Several studies were performed to clarify genetic factors associated with the disease. Autism symptoms that suggest a strong genetic component are convulsions, mental deficiency, neurons and synapse decrease in amygdala, hippocampus and cerebellum, increased size of encephalon, and increased level of circulating serotonin. Even studies with monozygotic twins show a significant concordance, as opposed to dizygotic twins. Non-twin siblings present a risk of developing autism ranging from 0-30%, and this risk is much higher than in the general population .
The comparison of the mentioned populational groups, as well as the difference between men and women, shows epistatic effects that involve an interaction between several genes, suggesting the role of environmental factors .
Definition And Evolution Of Asd
Autism is a developmental neuropsychiatric syndrome with onset before the age of three. The fundamental conceptualization of the disorder is based on the initial observation of Kanner in 1943 , where he described 11 children with autism, mostly boys with a combination of severe social and variable language dysfunction and the presence of repetitive restrictive behaviors. Kanner made numerous interesting observations based on these case studies, including the identification of large head size in about half of the subjects and postulated a biological, genetic basis for the disorder. However, until the 1980s autism was not considered a distinct disorder in the manuals of psychiatric diagnosis, nor was it considered by most to be biologically based.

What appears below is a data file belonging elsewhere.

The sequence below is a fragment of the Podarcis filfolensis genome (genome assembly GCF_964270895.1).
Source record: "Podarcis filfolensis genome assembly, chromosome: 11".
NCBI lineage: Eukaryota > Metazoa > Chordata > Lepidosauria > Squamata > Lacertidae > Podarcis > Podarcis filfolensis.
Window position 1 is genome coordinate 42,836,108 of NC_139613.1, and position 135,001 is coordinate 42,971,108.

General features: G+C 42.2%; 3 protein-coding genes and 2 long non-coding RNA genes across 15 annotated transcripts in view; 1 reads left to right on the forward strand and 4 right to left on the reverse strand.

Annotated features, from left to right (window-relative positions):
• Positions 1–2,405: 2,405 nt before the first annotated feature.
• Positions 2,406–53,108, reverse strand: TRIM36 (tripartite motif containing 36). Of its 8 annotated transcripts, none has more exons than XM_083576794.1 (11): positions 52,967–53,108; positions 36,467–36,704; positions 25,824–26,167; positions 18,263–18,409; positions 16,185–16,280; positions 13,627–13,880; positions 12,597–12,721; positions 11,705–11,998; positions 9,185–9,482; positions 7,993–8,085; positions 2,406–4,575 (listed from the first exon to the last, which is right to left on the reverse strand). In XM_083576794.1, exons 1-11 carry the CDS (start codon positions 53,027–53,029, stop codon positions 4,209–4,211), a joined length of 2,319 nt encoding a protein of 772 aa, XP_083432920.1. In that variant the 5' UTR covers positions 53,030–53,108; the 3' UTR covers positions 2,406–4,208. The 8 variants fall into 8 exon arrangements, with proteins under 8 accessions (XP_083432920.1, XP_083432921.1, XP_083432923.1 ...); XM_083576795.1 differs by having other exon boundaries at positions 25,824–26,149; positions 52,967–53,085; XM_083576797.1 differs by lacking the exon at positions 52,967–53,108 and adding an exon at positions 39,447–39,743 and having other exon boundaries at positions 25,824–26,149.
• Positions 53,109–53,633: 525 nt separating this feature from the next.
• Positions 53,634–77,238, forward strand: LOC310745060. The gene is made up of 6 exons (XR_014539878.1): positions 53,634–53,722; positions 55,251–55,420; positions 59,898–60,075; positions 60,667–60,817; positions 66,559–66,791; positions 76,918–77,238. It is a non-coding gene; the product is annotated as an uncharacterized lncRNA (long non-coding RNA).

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Rare Gene Variants Passed On From Parents May Significantly Increase Risk Of Autism
Autisms cause is not something science has completely figured out yet. Studies have discovered several different links which appear to play a role in children developing the condition. Now, researchers have identified a rare class of genetic differences that parents without autism pass on to their children. The study finds these variants make it significantly more likely for the child to develop autism.
A team working with the Simons Foundation in New York adds this hereditary link is especially prominent among multiplex families, where other members of that family have autism, even if the parents of that particular child do not.
Clinical Implications And Future Perspectives